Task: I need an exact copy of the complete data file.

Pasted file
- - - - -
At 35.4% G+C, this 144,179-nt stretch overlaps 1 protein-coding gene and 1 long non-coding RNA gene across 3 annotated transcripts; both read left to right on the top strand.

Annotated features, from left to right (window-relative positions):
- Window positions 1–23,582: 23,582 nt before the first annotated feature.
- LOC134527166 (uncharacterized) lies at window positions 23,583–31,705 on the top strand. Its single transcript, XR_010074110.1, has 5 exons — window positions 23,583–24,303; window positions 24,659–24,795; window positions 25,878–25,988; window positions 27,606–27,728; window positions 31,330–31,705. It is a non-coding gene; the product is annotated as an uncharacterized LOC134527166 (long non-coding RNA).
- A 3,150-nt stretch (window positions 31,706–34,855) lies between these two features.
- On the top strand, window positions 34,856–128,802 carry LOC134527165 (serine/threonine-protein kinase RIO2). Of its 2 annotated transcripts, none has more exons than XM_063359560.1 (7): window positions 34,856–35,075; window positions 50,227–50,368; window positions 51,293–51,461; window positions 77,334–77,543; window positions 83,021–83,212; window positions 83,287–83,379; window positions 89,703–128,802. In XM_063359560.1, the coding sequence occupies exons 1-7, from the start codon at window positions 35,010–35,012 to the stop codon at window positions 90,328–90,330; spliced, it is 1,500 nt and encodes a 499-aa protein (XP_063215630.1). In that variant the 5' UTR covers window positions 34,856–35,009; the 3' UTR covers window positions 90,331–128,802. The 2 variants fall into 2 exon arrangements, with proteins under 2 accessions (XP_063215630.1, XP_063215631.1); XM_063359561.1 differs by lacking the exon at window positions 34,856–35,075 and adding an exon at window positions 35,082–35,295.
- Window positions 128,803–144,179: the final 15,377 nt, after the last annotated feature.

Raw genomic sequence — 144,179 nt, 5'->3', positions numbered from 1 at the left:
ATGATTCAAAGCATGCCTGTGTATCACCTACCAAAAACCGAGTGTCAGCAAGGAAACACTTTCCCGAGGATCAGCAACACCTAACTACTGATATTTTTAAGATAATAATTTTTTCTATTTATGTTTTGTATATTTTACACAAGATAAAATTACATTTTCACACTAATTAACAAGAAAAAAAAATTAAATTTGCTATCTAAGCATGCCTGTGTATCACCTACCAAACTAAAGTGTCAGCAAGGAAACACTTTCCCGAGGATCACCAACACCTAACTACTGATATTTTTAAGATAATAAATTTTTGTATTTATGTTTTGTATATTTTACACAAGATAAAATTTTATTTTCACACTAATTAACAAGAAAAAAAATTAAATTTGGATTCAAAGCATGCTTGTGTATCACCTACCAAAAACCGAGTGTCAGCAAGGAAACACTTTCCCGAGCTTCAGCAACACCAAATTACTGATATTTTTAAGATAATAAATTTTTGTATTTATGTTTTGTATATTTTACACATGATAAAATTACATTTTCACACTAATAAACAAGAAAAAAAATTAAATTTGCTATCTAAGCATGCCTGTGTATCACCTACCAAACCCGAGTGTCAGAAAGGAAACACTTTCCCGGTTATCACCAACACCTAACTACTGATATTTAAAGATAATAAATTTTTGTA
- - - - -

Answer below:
At 35.4% G+C, this 144,179-nt stretch overlaps 1 protein-coding gene and 1 long non-coding RNA gene across 3 annotated transcripts; both read left to right on the top strand.

Annotated features, from left to right (window-relative positions):
- Window positions 1–23,582: 23,582 nt before the first annotated feature.
- LOC134527166 (uncharacterized) lies at window positions 23,583–31,705 on the top strand. Its single transcript, XR_010074110.1, has 5 exons — window positions 23,583–24,303; window positions 24,659–24,795; window positions 25,878–25,988; window positions 27,606–27,728; window positions 31,330–31,705. It is a non-coding gene; the product is annotated as an uncharacterized LOC134527166 (long non-coding RNA).
- A 3,150-nt stretch (window positions 31,706–34,855) lies between these two features.
- On the top strand, window positions 34,856–128,802 carry LOC134527165 (serine/threonine-protein kinase RIO2). Of its 2 annotated transcripts, none has more exons than XM_063359560.1 (7): window positions 34,856–35,075; window positions 50,227–50,368; window positions 51,293–51,461; window positions 77,334–77,543; window positions 83,021–83,212; window positions 83,287–83,379; window positions 89,703–128,802. In XM_063359560.1, the coding sequence occupies exons 1-7, from the start codon at window positions 35,010–35,012 to the stop codon at window positions 90,328–90,330; spliced, it is 1,500 nt and encodes a 499-aa protein (XP_063215630.1). In that variant the 5' UTR covers window positions 34,856–35,009; the 3' UTR covers window positions 90,331–128,802. The 2 variants fall into 2 exon arrangements, with proteins under 2 accessions (XP_063215630.1, XP_063215631.1); XM_063359561.1 differs by lacking the exon at window positions 34,856–35,075 and adding an exon at window positions 35,082–35,295.
- Window positions 128,803–144,179: the final 15,377 nt, after the last annotated feature.

Raw genomic sequence — 144,179 nt, 5'->3', positions numbered from 1 at the left:
ATGATTCAAAGCATGCCTGTGTATCACCTACCAAAAACCGAGTGTCAGCAAGGAAACACTTTCCCGAGGATCAGCAACACCTAACTACTGATATTTTTAAGATAATAATTTTTTCTATTTATGTTTTGTATATTTTACACAAGATAAAATTACATTTTCACACTAATTAACAAGAAAAAAAAATTAAATTTGCTATCTAAGCATGCCTGTGTATCACCTACCAAACTAAAGTGTCAGCAAGGAAACACTTTCCCGAGGATCACCAACACCTAACTACTGATATTTTTAAGATAATAAATTTTTGTATTTATGTTTTGTATATTTTACACAAGATAAAATTTTATTTTCACACTAATTAACAAGAAAAAAAATTAAATTTGGATTCAAAGCATGCTTGTGTATCACCTACCAAAAACCGAGTGTCAGCAAGGAAACACTTTCCCGAGCTTCAGCAACACCAAATTACTGATATTTTTAAGATAATAAATTTTTGTATTTATGTTTTGTATATTTTACACATGATAAAATTACATTTTCACACTAATAAACAAGAAAAAAAATTAAATTTGCTATCTAAGCATGCCTGTGTATCACCTACCAAACCCGAGTGTCAGAAAGGAAACACTTTCCCGGTTATCACCAACACCTAACTACTGATATTTAAAGATAATAAATTTTTGTA